"The Road" DVD, Blu-ray Review

5/27/2010 Posted by Admin

DVD, Blu-ray Review

"The Road"

Directed by John Hillcoat, Written by Joe Penhall, 111 Minutes, Rated R

By our guest blogger, Rob Stammitti

Like the Cormac McCarthy novel upon which it is based, "The Road" is just about the most dread-filled piece of storytelling you're likely to find in this day and age. Where many post-apocalyptic stories somehow find ways to mix idealism and hope into their tales, "The Road" does quite the opposite, becoming more hopeless as it goes on and making sure to let everyone in the audience know that the world, post-apocalypse or not, is a horrible, horrible place.

So it's not too inappropriate that John Hillcoat takes the helm on this one. His excellent breakthrough western, "The Proposition," says a lot about the nature of man and the world they inhabit, and the vast and ugly landscapes of the Australia he captures in that film aren't too different from the world of "The Road."

Viggo Mortensen plays someone merely called "the Man," and he and his son (Kodi Smit-McPhee) are travelling on the deserted highways of this broken world in an attempt to reach some sort of safe haven. Like in McCarthy's novel, we're not told what has destroyed our world so utterly. That's because it doesn't matter what does us in--war, disease, natural disasters, the fact of the matter is, it's just a matter of time before it actually happens.

The road is a long and dangerous one. Cannibals in enormous armed vehicles roam the streets, killing everyone they find and keeping children for, well, nefarious purposes. The Man trusts no one, and he indoctrinates his boy in the single belief that self-preservation is more crucial than anything. No one, young or old, generous or cruel, should be trusted.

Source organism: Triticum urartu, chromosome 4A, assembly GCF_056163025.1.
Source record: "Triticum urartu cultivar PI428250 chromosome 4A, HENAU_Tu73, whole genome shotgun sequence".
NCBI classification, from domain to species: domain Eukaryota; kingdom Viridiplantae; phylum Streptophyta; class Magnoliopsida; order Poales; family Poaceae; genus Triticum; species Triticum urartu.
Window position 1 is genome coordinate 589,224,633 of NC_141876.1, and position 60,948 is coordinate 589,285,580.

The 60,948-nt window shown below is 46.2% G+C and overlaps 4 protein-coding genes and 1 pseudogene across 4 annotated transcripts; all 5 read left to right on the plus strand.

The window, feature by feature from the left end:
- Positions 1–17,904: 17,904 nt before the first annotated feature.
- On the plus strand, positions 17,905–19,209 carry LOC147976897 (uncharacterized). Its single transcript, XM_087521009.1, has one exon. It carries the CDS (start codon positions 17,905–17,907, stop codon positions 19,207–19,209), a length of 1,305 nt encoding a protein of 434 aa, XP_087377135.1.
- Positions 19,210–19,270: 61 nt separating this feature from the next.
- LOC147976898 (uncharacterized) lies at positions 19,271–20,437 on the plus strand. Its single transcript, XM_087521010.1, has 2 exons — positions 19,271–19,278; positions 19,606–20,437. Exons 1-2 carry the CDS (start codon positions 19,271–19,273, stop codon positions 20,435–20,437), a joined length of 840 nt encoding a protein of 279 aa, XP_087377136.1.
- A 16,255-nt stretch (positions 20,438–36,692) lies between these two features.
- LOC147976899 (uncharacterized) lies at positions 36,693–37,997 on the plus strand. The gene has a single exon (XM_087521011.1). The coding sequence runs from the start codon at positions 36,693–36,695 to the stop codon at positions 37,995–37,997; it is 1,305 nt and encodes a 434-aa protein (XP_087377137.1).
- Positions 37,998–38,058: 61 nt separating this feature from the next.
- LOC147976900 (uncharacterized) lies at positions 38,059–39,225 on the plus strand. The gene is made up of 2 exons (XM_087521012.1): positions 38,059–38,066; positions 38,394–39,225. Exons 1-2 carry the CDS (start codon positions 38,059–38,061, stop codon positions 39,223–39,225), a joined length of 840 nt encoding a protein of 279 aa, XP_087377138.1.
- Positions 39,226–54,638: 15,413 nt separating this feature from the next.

Sprinkled throughout their journey are flashbacks to their life before leaving home. Charlize Theron has a brief appearance as Mortensen's wife, who doesn't share his belief that there is somewhere in the world safe for them. Before leaving her husband and son behind forever, she shapes the Man into the cold, pessimistic and untrusting person he has become.

Performances of Mortensen's calibre here are hard to come by. He is far from someone likable or charming to spend our time with, but he brilliantly conveys the hopelessness and anger of a man trapped in this horrific situation. And when the truly heartfelt moments where he expresses his love for his son come about, you know this is a special performance. This is a heavy character to carry, but Mortensen does it without fail.

It's this balance between pessimism and heart that is so present in the characters but that the film itself is drastically missing. Hillcoat is a fine director, and I don't expect one could visualize the novel (or a destroyed world in general) better than he does here, but he leaves no room for hope, even in the small moments. That's not really something fair to take fault in, considering the message of the film is, after all, a generally pessimistic one, but there's always room for some amount of hope, but Hillcoat seems to avoid it at every opportunity, even when it would better suit his narrative.

There's also just the matter of the plot basically being a man and his son walking from one bad situation to another. In McCarthy's text, this kind of story can be told without repetitiveness or dullness because of his specifically simple and poetic prose. It doesn't translate to film quite as well as Hillcoat may have expected.

Hillcoat does display his knack for suspense, however. He captures fear, tension, and rage with impressive ease, and many of the moments where the Man and his son must face the dangers of the road are truly thrilling, especially one where they take shelter in what appears to be an abandoned house only to find themselves trapped inside when its cannibal inhabitants return from the hunt.

I think that ultimately McCarthy's novel simply was not meant to be translated to the screen. It's far from a poor adaptation--the performances and direction alone make it an admirable effort. But sometimes stories so laced with dread and pessimism will prove more effective on the page, and this is definitely one of those cases. A solid film, and a terrifying one, but one not quite as effective or profound as its source material.

Grade: C+

View the trailer for "The Road" below.  What did you think of the movie?

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